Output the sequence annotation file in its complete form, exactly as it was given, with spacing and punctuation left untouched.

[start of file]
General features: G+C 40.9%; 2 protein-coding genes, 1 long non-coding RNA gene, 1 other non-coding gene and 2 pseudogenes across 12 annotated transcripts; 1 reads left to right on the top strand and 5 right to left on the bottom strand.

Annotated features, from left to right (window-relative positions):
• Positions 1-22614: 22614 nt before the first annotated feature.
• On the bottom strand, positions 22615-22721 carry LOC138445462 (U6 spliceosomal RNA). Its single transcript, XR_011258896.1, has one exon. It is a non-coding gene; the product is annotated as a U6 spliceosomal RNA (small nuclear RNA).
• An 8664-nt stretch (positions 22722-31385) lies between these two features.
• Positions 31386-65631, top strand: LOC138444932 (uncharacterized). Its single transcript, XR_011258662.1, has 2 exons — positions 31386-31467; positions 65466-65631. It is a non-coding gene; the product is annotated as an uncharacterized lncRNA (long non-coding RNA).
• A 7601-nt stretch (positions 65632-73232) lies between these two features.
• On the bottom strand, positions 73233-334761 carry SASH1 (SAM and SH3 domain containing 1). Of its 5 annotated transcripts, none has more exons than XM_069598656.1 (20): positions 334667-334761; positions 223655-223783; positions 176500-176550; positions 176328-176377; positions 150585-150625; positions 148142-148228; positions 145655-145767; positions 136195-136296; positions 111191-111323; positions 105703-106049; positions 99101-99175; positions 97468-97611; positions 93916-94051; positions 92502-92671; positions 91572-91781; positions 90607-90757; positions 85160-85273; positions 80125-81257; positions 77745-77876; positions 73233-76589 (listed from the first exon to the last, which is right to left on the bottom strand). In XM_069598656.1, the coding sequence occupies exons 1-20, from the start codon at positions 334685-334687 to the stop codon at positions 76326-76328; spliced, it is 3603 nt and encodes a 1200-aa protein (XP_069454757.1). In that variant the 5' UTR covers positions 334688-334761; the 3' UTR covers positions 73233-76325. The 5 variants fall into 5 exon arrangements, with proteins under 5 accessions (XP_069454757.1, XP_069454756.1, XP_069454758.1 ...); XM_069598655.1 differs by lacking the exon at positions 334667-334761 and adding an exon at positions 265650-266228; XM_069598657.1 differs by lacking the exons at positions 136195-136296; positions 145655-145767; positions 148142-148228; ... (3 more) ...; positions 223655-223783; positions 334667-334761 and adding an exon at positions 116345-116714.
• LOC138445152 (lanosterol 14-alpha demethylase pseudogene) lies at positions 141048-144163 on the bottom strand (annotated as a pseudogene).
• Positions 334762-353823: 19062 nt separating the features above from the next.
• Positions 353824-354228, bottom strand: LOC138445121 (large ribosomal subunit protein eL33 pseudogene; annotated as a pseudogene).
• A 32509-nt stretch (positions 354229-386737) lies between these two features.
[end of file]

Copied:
General features: G+C 40.9%; 2 protein-coding genes, 1 long non-coding RNA gene, 1 other non-coding gene and 2 pseudogenes across 12 annotated transcripts; 1 reads left to right on the top strand and 5 right to left on the bottom strand.

Annotated features, from left to right (window-relative positions):
• Positions 1-22614: 22614 nt before the first annotated feature.
• On the bottom strand, positions 22615-22721 carry LOC138445462 (U6 spliceosomal RNA). Its single transcript, XR_011258896.1, has one exon. It is a non-coding gene; the product is annotated as a U6 spliceosomal RNA (small nuclear RNA).
• An 8664-nt stretch (positions 22722-31385) lies between these two features.
• Positions 31386-65631, top strand: LOC138444932 (uncharacterized). Its single transcript, XR_011258662.1, has 2 exons — positions 31386-31467; positions 65466-65631. It is a non-coding gene; the product is annotated as an uncharacterized lncRNA (long non-coding RNA).
• A 7601-nt stretch (positions 65632-73232) lies between these two features.
• On the bottom strand, positions 73233-334761 carry SASH1 (SAM and SH3 domain containing 1). Of its 5 annotated transcripts, none has more exons than XM_069598656.1 (20): positions 334667-334761; positions 223655-223783; positions 176500-176550; positions 176328-176377; positions 150585-150625; positions 148142-148228; positions 145655-145767; positions 136195-136296; positions 111191-111323; positions 105703-106049; positions 99101-99175; positions 97468-97611; positions 93916-94051; positions 92502-92671; positions 91572-91781; positions 90607-90757; positions 85160-85273; positions 80125-81257; positions 77745-77876; positions 73233-76589 (listed from the first exon to the last, which is right to left on the bottom strand). In XM_069598656.1, the coding sequence occupies exons 1-20, from the start codon at positions 334685-334687 to the stop codon at positions 76326-76328; spliced, it is 3603 nt and encodes a 1200-aa protein (XP_069454757.1). In that variant the 5' UTR covers positions 334688-334761; the 3' UTR covers positions 73233-76325. The 5 variants fall into 5 exon arrangements, with proteins under 5 accessions (XP_069454757.1, XP_069454756.1, XP_069454758.1 ...); XM_069598655.1 differs by lacking the exon at positions 334667-334761 and adding an exon at positions 265650-266228; XM_069598657.1 differs by lacking the exons at positions 136195-136296; positions 145655-145767; positions 148142-148228; ... (3 more) ...; positions 223655-223783; positions 334667-334761 and adding an exon at positions 116345-116714.
• LOC138445152 (lanosterol 14-alpha demethylase pseudogene) lies at positions 141048-144163 on the bottom strand (annotated as a pseudogene).
• Positions 334762-353823: 19062 nt separating the features above from the next.
• Positions 353824-354228, bottom strand: LOC138445121 (large ribosomal subunit protein eL33 pseudogene; annotated as a pseudogene).
• A 32509-nt stretch (positions 354229-386737) lies between these two features.